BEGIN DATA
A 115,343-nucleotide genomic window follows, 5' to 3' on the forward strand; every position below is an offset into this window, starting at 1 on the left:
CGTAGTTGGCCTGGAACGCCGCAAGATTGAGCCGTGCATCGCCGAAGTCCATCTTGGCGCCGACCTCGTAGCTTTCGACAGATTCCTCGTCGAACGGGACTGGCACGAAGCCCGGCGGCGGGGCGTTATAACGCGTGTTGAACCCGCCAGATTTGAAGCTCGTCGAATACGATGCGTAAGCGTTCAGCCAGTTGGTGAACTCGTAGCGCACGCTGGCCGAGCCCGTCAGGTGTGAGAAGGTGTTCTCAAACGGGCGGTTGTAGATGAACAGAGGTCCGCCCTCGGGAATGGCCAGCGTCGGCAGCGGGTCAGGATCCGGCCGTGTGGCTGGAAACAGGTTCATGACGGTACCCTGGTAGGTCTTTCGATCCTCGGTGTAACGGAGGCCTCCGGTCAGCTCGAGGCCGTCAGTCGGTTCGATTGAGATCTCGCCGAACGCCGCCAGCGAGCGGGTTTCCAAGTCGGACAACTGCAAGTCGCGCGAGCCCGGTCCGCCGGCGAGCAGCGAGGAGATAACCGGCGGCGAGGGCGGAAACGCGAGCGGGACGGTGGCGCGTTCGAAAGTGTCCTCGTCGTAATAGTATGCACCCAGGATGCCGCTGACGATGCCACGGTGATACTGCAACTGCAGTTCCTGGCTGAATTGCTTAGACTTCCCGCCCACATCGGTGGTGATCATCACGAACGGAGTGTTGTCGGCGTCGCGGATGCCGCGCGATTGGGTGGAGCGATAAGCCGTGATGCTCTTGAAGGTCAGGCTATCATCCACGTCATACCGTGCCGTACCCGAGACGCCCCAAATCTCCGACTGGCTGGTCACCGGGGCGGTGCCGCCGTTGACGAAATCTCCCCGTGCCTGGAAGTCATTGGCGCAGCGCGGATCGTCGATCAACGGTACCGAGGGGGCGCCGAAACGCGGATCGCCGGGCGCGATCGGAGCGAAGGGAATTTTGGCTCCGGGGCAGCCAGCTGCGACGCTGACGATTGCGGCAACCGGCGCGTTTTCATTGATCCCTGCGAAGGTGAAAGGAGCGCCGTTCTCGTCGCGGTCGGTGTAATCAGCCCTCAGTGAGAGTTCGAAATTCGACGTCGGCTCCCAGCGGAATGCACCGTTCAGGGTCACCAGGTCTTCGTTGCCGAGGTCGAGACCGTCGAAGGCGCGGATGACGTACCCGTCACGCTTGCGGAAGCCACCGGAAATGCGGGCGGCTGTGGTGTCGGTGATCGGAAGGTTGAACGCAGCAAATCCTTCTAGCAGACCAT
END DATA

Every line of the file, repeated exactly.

A 115,343-nucleotide genomic window follows, 5' to 3' on the forward strand; every position below is an offset into this window, starting at 1 on the left:
CGTAGTTGGCCTGGAACGCCGCAAGATTGAGCCGTGCATCGCCGAAGTCCATCTTGGCGCCGACCTCGTAGCTTTCGACAGATTCCTCGTCGAACGGGACTGGCACGAAGCCCGGCGGCGGGGCGTTATAACGCGTGTTGAACCCGCCAGATTTGAAGCTCGTCGAATACGATGCGTAAGCGTTCAGCCAGTTGGTGAACTCGTAGCGCACGCTGGCCGAGCCCGTCAGGTGTGAGAAGGTGTTCTCAAACGGGCGGTTGTAGATGAACAGAGGTCCGCCCTCGGGAATGGCCAGCGTCGGCAGCGGGTCAGGATCCGGCCGTGTGGCTGGAAACAGGTTCATGACGGTACCCTGGTAGGTCTTTCGATCCTCGGTGTAACGGAGGCCTCCGGTCAGCTCGAGGCCGTCAGTCGGTTCGATTGAGATCTCGCCGAACGCCGCCAGCGAGCGGGTTTCCAAGTCGGACAACTGCAAGTCGCGCGAGCCCGGTCCGCCGGCGAGCAGCGAGGAGATAACCGGCGGCGAGGGCGGAAACGCGAGCGGGACGGTGGCGCGTTCGAAAGTGTCCTCGTCGTAATAGTATGCACCCAGGATGCCGCTGACGATGCCACGGTGATACTGCAACTGCAGTTCCTGGCTGAATTGCTTAGACTTCCCGCCCACATCGGTGGTGATCATCACGAACGGAGTGTTGTCGGCGTCGCGGATGCCGCGCGATTGGGTGGAGCGATAAGCCGTGATGCTCTTGAAGGTCAGGCTATCATCCACGTCATACCGTGCCGTACCCGAGACGCCCCAAATCTCCGACTGGCTGGTCACCGGGGCGGTGCCGCCGTTGACGAAATCTCCCCGTGCCTGGAAGTCATTGGCGCAGCGCGGATCGTCGATCAACGGTACCGAGGGGGCGCCGAAACGCGGATCGCCGGGCGCGATCGGAGCGAAGGGAATTTTGGCTCCGGGGCAGCCAGCTGCGACGCTGACGATTGCGGCAACCGGCGCGTTTTCATTGATCCCTGCGAAGGTGAAAGGAGCGCCGTTCTCGTCGCGGTCGGTGTAATCAGCCCTCAGTGAGAGTTCGAAATTCGACGTCGGCTCCCAGCGGAATGCACCGTTCAGGGTCACCAGGTCTTCGTTGCCGAGGTCGAGACCGTCGAAGGCGCGGATGACGTACCCGTCACGCTTGCGGAAGCCACCGGAAATGCGGGCGGCTGTGGTGTCGGTGATCGGAAGGTTGAACGCAGCAAATCCTTCTAGCAGACCAT